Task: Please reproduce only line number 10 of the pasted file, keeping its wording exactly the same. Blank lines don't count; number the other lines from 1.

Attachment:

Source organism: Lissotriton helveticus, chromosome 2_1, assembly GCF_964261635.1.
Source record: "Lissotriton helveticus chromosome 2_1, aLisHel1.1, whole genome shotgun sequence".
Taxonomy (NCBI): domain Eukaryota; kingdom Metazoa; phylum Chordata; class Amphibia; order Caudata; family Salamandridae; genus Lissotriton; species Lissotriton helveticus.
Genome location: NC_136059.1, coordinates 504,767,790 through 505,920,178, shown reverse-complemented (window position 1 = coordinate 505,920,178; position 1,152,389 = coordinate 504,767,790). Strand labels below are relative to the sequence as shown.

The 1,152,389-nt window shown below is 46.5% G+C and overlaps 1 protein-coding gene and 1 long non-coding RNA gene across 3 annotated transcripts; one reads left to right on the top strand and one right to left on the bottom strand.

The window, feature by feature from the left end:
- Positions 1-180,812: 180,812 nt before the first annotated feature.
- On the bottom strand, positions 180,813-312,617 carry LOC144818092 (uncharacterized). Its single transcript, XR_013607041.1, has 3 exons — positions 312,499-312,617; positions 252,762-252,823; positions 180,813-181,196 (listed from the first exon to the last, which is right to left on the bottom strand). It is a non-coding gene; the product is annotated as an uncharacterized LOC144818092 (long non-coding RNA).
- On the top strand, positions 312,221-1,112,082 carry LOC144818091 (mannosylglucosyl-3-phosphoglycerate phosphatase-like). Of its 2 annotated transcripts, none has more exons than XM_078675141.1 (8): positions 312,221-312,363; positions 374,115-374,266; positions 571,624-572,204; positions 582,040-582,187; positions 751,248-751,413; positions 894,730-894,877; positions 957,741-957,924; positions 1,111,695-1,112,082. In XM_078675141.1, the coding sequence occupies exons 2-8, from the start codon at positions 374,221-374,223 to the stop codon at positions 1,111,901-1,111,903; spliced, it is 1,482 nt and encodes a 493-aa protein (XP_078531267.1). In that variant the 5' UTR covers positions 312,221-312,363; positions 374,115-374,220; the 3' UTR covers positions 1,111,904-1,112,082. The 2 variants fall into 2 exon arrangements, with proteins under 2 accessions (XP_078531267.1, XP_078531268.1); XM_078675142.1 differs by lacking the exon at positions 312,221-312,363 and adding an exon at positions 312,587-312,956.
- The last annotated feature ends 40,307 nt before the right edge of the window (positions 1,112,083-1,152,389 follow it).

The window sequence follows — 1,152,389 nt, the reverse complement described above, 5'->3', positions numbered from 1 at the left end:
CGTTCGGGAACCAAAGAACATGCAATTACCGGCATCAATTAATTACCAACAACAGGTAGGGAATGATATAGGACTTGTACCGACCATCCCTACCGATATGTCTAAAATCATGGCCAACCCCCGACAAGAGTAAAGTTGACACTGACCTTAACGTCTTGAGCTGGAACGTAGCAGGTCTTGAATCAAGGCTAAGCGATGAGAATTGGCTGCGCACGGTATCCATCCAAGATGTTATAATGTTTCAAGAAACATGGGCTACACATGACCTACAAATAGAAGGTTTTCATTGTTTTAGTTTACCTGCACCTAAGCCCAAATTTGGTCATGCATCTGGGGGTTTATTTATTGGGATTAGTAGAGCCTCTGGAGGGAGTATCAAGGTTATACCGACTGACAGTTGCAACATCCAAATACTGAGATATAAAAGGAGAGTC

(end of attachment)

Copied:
- The last annotated feature ends 40,307 nt before the right edge of the window (positions 1,112,083-1,152,389 follow it).